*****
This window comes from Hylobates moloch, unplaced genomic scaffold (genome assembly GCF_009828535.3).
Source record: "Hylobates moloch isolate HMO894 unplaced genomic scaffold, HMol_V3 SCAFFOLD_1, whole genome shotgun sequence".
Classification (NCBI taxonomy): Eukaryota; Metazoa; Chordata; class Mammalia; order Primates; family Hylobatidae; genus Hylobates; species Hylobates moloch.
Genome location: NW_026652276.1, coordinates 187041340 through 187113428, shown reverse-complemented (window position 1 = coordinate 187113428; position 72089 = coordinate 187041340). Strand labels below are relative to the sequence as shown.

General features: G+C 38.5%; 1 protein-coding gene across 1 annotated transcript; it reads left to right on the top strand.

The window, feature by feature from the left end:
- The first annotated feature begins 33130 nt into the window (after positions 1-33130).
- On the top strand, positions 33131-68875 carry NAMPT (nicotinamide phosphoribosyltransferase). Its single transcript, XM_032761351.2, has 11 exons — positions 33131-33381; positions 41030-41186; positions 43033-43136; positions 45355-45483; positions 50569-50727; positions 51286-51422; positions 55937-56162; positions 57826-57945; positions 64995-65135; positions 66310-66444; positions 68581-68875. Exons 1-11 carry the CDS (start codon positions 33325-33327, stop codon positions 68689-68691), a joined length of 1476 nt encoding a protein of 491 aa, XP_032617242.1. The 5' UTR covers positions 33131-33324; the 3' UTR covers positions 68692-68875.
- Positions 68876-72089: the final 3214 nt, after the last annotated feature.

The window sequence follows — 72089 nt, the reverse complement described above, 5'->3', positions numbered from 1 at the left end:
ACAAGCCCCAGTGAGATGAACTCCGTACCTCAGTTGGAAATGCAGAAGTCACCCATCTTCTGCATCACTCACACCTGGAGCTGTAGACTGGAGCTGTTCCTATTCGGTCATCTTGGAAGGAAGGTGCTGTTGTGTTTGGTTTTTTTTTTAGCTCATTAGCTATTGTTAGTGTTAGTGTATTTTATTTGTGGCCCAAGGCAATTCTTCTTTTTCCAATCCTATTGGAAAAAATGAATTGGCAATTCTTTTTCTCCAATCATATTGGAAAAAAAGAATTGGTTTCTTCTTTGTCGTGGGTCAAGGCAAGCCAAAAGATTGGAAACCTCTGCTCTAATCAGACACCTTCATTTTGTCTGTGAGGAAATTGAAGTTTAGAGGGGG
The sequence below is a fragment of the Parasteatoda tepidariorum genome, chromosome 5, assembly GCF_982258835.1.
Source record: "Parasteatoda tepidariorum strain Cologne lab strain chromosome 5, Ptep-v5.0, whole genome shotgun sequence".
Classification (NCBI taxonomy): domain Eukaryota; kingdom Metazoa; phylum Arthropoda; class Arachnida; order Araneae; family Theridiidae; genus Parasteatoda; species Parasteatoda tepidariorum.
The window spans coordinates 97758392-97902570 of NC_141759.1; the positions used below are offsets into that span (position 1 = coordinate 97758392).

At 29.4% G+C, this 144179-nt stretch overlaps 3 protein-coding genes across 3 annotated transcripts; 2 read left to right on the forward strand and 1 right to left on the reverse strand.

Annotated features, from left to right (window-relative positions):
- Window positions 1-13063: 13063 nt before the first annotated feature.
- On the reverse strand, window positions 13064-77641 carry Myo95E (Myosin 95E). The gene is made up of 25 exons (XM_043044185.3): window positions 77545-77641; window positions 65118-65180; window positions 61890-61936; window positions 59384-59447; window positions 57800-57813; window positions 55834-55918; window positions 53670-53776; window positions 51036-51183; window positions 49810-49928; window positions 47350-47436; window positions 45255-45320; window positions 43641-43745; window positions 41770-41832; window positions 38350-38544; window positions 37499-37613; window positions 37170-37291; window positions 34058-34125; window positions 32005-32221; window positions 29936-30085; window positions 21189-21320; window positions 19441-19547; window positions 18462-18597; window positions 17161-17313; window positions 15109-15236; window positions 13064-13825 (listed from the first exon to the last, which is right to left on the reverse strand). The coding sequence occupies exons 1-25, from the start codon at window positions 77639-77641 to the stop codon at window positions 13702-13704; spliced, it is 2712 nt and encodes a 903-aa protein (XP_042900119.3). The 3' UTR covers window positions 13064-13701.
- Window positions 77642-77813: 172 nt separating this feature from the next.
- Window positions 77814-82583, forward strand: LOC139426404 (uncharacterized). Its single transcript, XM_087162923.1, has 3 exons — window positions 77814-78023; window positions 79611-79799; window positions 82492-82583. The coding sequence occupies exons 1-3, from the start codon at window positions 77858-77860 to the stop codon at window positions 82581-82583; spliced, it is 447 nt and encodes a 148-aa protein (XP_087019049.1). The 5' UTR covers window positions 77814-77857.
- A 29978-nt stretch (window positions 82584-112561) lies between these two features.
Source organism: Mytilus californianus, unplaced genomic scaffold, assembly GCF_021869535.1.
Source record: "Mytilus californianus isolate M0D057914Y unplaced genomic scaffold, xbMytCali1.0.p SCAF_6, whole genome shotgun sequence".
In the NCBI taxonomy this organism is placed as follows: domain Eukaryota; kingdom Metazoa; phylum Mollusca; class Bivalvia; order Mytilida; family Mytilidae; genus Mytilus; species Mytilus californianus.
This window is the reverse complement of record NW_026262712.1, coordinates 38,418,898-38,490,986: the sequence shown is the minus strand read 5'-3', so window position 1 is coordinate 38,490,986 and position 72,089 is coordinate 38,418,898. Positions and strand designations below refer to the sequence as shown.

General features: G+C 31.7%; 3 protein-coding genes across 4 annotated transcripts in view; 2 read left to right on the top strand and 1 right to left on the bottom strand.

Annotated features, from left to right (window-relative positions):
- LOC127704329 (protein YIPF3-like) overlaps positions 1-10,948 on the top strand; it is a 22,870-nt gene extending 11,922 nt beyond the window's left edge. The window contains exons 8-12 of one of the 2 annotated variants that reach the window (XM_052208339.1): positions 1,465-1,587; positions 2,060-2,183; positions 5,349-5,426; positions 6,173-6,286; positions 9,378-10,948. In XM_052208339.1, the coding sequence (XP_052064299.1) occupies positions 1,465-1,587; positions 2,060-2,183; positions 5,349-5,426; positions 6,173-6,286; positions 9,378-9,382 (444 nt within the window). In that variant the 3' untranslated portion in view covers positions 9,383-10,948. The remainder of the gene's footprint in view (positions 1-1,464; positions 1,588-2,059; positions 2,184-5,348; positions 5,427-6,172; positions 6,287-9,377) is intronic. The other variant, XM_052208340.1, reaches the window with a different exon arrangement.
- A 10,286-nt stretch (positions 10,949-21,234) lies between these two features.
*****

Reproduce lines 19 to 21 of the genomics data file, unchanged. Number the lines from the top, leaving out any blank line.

- On the reverse strand, window positions 13064-77641 carry Myo95E (Myosin 95E). The gene is made up of 25 exons (XM_043044185.3): window positions 77545-77641; window positions 65118-65180; window positions 61890-61936; window positions 59384-59447; window positions 57800-57813; window positions 55834-55918; window positions 53670-53776; window positions 51036-51183; window positions 49810-49928; window positions 47350-47436; window positions 45255-45320; window positions 43641-43745; window positions 41770-41832; window positions 38350-38544; window positions 37499-37613; window positions 37170-37291; window positions 34058-34125; window positions 32005-32221; window positions 29936-30085; window positions 21189-21320; window positions 19441-19547; window positions 18462-18597; window positions 17161-17313; window positions 15109-15236; window positions 13064-13825 (listed from the first exon to the last, which is right to left on the reverse strand). The coding sequence occupies exons 1-25, from the start codon at window positions 77639-77641 to the stop codon at window positions 13702-13704; spliced, it is 2712 nt and encodes a 903-aa protein (XP_042900119.3). The 3' UTR covers window positions 13064-13701.
- Window positions 77642-77813: 172 nt separating this feature from the next.
- Window positions 77814-82583, forward strand: LOC139426404 (uncharacterized). Its single transcript, XM_087162923.1, has 3 exons — window positions 77814-78023; window positions 79611-79799; window positions 82492-82583. The coding sequence occupies exons 1-3, from the start codon at window positions 77858-77860 to the stop codon at window positions 82581-82583; spliced, it is 447 nt and encodes a 148-aa protein (XP_087019049.1). The 5' UTR covers window positions 77814-77857.